If it weren’t for the down-at-the-heels environment of the Camden People’s Theatre, Daniel Bye could be pitching an idea for a start-up: with his swish projector and MacBook, his horn-rimmed glasses, checked shirt and slightly ill-at-ease stage presence. His only other props are several bottles of milk and plastic glasses, enough for every member of the audience.
The show begins with a political discussion about the budget cuts, with particular reference to the cuts to the arts. Bye pours out a third of a pint and explains that the average price of that milk is how much the average person pays in taxation towards the arts. He proceeds to pour this quantity of milk out for each member of the audience. It’s a very neat trick to find a physical manifestation for a political point and the analogy continues to pay dividends throughout the show as he drinks other people’s milk for them (“That’s yours” as he downs a glass) and later asks audience members to come up and take a glass, giving nothing in return other than a smile and a thank you, if they feel like it.
The significance of milk goes beyond that of kindness, a theme that Bye’s discussion of value starts to gravitate towards. The Free Milk Act was introduced by Atlee’s administration in 1946 as a source of nutrition for schoolchildren and abolished by Margaret Thatcher in 1971 when she was Health Secretary, earning her the nickname Milk Snatcher. Milk therefore becomes both a metaphor and an actual example of the policies of a fairer society introduced by Atlee’s administration (including the welfare state and the NHS): the very infrastructure being chipped away at by the Coalition government.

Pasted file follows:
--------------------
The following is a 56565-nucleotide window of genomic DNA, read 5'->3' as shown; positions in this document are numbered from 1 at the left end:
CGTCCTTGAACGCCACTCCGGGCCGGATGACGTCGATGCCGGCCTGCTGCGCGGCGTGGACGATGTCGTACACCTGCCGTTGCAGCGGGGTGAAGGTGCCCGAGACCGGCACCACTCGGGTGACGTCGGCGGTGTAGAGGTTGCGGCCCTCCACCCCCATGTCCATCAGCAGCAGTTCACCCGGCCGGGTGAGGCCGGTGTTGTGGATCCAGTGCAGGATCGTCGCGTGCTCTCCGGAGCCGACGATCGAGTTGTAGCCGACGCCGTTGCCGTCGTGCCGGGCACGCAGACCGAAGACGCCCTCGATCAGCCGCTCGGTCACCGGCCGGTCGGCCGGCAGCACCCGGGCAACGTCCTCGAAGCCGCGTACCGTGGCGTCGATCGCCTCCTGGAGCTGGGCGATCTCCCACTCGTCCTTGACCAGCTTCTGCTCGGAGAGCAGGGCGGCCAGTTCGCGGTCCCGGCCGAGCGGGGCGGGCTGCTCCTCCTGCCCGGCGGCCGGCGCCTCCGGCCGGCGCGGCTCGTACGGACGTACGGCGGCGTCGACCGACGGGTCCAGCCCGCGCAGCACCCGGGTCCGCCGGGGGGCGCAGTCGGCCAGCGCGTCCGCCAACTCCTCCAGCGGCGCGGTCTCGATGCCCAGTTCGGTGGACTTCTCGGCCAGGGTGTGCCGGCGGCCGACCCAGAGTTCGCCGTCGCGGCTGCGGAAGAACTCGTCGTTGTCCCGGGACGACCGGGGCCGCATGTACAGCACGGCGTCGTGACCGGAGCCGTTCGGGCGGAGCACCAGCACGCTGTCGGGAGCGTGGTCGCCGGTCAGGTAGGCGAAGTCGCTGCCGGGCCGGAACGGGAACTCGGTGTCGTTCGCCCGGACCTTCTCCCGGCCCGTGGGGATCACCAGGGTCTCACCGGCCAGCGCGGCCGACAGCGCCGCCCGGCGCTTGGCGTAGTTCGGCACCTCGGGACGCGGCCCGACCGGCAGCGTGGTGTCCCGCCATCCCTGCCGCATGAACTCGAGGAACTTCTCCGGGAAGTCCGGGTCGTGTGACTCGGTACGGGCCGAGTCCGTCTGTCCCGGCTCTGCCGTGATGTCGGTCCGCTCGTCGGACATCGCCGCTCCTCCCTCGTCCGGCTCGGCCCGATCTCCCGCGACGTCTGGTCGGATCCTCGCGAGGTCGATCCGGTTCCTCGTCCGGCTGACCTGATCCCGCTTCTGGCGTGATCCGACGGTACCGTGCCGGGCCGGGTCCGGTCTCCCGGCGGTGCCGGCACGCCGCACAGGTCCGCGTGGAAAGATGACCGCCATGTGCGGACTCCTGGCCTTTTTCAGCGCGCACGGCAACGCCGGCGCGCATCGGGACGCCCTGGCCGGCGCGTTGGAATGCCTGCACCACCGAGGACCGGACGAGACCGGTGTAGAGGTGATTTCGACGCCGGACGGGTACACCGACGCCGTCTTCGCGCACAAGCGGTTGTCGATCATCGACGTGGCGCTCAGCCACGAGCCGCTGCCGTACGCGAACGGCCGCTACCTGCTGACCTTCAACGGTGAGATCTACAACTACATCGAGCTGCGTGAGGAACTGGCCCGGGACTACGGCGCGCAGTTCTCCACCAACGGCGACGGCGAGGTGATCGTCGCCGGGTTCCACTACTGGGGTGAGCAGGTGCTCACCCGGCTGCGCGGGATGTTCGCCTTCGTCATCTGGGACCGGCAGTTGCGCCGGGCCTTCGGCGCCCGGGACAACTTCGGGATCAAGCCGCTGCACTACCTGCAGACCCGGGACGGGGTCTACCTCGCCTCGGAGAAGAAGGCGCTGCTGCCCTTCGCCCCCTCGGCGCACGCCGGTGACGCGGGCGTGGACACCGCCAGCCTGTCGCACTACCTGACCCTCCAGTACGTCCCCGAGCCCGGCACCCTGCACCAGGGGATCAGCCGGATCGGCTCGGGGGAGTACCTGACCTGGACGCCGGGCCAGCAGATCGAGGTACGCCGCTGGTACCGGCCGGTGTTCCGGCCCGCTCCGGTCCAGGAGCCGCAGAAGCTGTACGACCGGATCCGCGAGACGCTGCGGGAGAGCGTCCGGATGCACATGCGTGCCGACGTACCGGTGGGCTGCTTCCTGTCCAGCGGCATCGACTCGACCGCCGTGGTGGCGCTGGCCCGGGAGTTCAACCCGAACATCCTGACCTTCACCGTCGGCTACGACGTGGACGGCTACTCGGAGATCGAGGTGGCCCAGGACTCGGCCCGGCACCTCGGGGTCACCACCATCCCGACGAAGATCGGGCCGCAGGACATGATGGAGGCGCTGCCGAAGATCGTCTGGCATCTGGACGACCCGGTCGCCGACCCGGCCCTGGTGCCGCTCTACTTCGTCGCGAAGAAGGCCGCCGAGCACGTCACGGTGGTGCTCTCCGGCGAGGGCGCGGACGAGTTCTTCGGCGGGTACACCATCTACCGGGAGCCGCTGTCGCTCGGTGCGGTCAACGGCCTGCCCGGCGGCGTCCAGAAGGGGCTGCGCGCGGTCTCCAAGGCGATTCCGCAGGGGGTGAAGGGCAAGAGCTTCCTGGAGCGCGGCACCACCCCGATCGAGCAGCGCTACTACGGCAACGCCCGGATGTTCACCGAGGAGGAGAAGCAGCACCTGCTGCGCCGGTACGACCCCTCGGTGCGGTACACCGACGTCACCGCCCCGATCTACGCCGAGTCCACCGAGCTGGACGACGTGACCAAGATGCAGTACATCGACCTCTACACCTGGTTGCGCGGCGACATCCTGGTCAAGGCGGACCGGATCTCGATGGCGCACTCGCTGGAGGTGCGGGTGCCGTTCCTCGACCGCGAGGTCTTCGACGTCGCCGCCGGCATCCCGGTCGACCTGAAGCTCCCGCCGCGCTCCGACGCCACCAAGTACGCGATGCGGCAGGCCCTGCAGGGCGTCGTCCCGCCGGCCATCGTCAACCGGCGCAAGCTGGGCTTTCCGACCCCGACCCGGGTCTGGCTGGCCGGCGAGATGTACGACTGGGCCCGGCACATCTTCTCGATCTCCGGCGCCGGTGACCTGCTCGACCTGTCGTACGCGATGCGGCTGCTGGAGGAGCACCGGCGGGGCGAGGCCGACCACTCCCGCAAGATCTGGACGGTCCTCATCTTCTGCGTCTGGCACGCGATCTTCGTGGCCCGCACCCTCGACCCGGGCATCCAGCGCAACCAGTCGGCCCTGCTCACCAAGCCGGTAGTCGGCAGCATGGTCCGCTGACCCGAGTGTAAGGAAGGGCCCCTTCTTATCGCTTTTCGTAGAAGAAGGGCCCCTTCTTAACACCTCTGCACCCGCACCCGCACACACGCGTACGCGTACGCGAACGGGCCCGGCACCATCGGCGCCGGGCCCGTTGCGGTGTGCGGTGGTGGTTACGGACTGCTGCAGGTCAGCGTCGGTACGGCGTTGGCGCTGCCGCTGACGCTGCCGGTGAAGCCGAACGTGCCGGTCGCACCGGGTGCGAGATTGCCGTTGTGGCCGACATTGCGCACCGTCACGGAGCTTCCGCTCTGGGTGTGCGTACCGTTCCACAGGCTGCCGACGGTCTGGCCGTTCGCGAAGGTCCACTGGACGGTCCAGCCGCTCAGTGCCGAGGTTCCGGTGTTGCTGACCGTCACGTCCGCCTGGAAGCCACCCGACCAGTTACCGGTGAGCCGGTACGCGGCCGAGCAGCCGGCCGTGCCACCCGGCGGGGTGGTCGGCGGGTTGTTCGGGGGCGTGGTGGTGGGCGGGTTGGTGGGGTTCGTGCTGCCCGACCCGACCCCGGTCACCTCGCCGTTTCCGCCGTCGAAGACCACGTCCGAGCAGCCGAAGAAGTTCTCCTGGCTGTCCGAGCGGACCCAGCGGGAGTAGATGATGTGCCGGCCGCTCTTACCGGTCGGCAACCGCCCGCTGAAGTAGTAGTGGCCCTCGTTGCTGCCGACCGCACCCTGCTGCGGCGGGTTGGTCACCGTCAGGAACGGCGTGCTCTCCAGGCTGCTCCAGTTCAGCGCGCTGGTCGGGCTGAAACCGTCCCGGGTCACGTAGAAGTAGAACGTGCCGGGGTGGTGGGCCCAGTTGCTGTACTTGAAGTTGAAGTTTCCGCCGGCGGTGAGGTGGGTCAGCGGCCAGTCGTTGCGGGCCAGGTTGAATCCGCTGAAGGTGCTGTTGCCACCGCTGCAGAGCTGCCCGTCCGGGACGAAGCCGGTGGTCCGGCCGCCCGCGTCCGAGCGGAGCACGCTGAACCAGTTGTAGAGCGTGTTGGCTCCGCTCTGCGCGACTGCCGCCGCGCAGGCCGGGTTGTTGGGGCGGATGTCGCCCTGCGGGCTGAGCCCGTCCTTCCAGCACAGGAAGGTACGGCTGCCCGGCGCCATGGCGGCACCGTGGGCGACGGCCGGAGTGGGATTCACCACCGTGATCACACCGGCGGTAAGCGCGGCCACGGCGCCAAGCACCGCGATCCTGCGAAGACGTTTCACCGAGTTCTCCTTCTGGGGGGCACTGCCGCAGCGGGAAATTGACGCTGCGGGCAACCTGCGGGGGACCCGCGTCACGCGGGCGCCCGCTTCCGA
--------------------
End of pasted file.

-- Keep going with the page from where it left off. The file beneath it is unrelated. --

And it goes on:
The TED talk element of the show is pushed further when Bye, as a theatre artist, claims to have conducted a series of anthropological/sociological experiments into the subject of value: selling an air-guitar on E-Bay, leaving envelopes containing twenty pounds and a request to buy something for someone you don’t know and text Bye to tell him what happened, etc.
The accounts of these various attempts to establish first how stupidity distorts value and later how difficult it is to instigate acts of kindness in today’s cynical society form the backbone of Bye’s lecture-performance. Form begins to reflect content though, as he begins to examine the philosophical underpinnings behind the whole endeavour. Why has he made the show? Why have we come to see it? What are we going to get out of it for ourselves? What is its value? The design elements suggest that we are in receipt of some kind of “truth”: we are receiving ideas that the speaker believes in and his beliefs are based on empirical evidence of some kind. Then again, we’re in a theatre: a space where we are frequently in receipt of fictions or “lies”. Are Bye’s stories of greater value when they are based on truth or when they are fictions he has gone to the trouble of creating for our entertainment? What does what we are prepared to believe about others tell us about ourselves as individuals and as a society as a whole?
Bye frequently places himself in the position of the unreliable narrator throughout the show. He plays around with these kinds of tensions and uses them to make several points. While his arguments of always intelligent, impassioned and astute, it did feel that the performance’s dramaturgical structure had rigged the deck a little to get the audience where Bye needed us in order to make his points. As the narrative becomes more and more fantastical and Bye asks us to imagine his home town of Middlesbrough transformed through the power of human kindness into a glorious post-financial utopia, it becomes clear that Bye is here not to deliver a ready-packaged objective “truth” to us but to provoke and stimulate through subjective fictions, even if he has to cheat a little to do it. The Price of Everything makes an eloquent theatrical argument for making space for such fictions.